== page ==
• $131.11 upgrading our rental car during pickup.   The third row seating was nice, both for our day trip to Cocoa Beach and for our grocery run with five suitcases.
  • $4396.21 for the hotel, 4 days of Disney parks, and the included Magic Bands.  Magic Bands are the awesomest way to handle hotel rooms, resort tickets, and food.   You don’t need to carry a wallet in Disney World.
  • $715.26 on things charged to our Magic Bands, including miscellaneous coffee, snack, and water purchases in the park, a few small souvenirs, approximately $380 at in-park restaurants, and a couple of gifts for the people who took care of our pets while we were gone.
  • $15 for parking at the Cocoa Beach Pier
  • $152.28 for lunch at the restaurant on the pier
  • Roughly $350 on groceries and one fast food drive through meal one night
  • $118.31 at the horrible Wolfgang Puck Express restaurant at the Disney Springs shopping center
  • $31.59 on gas for the rental car.
  • $47.35 for a movie to kill time between hotel checkout and airport check-in
  • Total: $7628.07

We saved:

  • $1404.14 by using signup bonus miles from two Chase Sapphire cards, bringing the flight plus rental to $188.82 plus upgrades.
  • $1870.16 by using Capital One Venture card rewards.  A bonus reward on one card, and regular miles on another.
  • Total: $3274.30

Grand Total: $4353.77

We had about $2000 of that saved before we bought the tickets and $2000 more budgeted to pay the remaining bill quickly.  $4350 spent on a trip with a $4000 budget isn’t too bad.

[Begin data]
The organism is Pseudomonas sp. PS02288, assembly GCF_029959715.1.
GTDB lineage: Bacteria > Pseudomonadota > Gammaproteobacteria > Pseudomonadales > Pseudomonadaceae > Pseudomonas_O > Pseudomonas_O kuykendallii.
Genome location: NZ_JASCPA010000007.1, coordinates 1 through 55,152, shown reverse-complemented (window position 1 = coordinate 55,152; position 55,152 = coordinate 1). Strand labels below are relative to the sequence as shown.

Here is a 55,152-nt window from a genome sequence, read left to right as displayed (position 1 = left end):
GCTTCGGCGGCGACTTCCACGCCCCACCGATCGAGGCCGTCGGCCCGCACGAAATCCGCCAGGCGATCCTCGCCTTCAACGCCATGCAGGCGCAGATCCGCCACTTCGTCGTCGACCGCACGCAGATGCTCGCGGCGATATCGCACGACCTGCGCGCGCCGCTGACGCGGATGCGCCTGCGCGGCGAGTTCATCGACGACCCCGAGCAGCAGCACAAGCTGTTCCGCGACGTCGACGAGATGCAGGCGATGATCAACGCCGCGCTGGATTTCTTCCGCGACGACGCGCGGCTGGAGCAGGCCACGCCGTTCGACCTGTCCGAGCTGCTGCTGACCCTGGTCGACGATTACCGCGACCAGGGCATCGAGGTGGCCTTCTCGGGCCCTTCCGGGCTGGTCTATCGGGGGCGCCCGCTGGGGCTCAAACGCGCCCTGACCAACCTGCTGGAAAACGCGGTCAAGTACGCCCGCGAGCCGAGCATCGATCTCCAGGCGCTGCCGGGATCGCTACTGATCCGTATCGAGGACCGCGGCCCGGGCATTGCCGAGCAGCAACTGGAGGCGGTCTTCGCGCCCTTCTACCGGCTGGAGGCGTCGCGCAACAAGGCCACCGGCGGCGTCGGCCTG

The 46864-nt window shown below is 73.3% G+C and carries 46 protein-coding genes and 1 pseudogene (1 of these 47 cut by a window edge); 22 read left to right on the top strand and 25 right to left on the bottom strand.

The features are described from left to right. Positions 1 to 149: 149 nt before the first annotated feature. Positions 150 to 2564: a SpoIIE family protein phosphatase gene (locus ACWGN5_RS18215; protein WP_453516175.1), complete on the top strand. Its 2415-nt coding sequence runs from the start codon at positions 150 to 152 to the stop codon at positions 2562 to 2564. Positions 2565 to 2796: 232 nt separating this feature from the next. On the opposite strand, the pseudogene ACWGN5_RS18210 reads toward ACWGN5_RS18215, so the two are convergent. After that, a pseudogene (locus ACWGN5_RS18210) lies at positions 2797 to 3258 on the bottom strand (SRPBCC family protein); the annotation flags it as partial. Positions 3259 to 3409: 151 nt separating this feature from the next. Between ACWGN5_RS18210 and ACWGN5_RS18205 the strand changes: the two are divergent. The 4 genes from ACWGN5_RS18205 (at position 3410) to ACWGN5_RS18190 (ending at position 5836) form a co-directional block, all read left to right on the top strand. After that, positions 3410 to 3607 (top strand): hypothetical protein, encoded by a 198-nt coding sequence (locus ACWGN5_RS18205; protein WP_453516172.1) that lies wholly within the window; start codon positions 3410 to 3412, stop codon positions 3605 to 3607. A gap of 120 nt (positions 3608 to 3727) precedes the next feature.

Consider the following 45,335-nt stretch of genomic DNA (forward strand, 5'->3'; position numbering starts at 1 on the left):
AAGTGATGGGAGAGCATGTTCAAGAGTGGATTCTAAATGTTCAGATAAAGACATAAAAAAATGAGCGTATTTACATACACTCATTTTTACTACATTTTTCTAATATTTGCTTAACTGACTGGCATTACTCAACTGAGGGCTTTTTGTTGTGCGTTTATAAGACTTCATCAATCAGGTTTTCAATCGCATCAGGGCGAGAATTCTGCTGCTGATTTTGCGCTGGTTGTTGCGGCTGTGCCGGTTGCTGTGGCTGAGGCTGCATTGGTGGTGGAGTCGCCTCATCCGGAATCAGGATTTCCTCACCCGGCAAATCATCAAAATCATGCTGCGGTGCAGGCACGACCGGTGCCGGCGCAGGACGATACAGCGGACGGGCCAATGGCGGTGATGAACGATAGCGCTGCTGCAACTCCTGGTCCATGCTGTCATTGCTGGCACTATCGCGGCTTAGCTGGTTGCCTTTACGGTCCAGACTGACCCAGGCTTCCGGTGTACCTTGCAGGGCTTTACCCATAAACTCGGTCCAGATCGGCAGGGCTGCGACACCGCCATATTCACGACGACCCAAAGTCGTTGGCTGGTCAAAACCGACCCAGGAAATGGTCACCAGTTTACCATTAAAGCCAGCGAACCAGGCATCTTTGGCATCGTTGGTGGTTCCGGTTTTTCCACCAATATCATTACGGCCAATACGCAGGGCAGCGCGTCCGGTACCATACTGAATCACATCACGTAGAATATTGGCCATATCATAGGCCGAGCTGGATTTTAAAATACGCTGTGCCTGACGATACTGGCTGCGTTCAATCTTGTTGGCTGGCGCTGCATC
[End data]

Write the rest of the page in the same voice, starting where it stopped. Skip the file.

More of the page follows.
We opened the rewards cards more than a year ago to make sure we’d hit the sign-up bonus qualifications in time.

A few Disney tips:

  • Your first day in the park, find a Disney Vacation Club booth.  Go to a timeshare sales pitch.   For real.   It’s a low-pressure pitch that’s over in 45 minutes if you’re not interested (and you won’t be.  Timeshares–especially at retail price–are stupid.  Don’t sign up.) that will net you three tap-and-go fast passes and a $100 gift card.    The fast passes alone saved us about 3 hours of lines.
  • Install the Disney app.  You can get directions to rides and manage fast passes and dinner reservations.
  • Subscribe to Touring Plans.  It costs $10 if you have a coupon, and there’s always a coupon.   You can plan out your day at each park, including fast passes and breaks.  It will give you wait times and walking times and suggest what is possibly the most efficient way  to see everything you want to see.    We saw 90% of everything everyone was interested in without running around.   You really can do all of each of the parks in 4 days.
  • Take breaks.   We got there early, then left a bit after lunch time to head back to the hotel for food, rest, and swimming.    We came back shortly before dinner and spent the evening.   That skipped the hottest, busiest part of the day and helped avoid small children getting crabby.  Take breaks.
  • Go to each of the parks on their least busy day.  It’s easiest to see it all if you plan to be there when fewer other people are competing for line space.